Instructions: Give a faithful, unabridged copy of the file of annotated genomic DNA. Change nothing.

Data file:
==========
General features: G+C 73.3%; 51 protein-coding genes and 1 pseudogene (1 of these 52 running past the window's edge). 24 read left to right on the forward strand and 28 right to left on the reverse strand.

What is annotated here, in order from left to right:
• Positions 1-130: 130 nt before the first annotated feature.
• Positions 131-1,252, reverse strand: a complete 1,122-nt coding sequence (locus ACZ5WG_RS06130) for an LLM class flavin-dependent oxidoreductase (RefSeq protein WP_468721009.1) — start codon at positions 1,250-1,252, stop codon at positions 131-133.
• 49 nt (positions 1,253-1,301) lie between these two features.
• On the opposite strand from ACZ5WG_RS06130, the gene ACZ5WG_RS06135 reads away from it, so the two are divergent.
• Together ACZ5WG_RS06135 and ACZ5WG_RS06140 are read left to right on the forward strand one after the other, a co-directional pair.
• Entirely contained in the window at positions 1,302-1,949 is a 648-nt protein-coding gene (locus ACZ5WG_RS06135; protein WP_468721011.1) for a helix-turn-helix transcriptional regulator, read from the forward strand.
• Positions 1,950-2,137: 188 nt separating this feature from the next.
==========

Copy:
General features: G+C 73.3%; 51 protein-coding genes and 1 pseudogene (1 of these 52 running past the window's edge). 24 read left to right on the forward strand and 28 right to left on the reverse strand.

What is annotated here, in order from left to right:
• Positions 1-130: 130 nt before the first annotated feature.
• Positions 131-1,252, reverse strand: a complete 1,122-nt coding sequence (locus ACZ5WG_RS06130) for an LLM class flavin-dependent oxidoreductase (RefSeq protein WP_468721009.1) — start codon at positions 1,250-1,252, stop codon at positions 131-133.
• 49 nt (positions 1,253-1,301) lie between these two features.
• On the opposite strand from ACZ5WG_RS06130, the gene ACZ5WG_RS06135 reads away from it, so the two are divergent.
• Together ACZ5WG_RS06135 and ACZ5WG_RS06140 are read left to right on the forward strand one after the other, a co-directional pair.
• Entirely contained in the window at positions 1,302-1,949 is a 648-nt protein-coding gene (locus ACZ5WG_RS06135; protein WP_468721011.1) for a helix-turn-helix transcriptional regulator, read from the forward strand.
• Positions 1,950-2,137: 188 nt separating this feature from the next.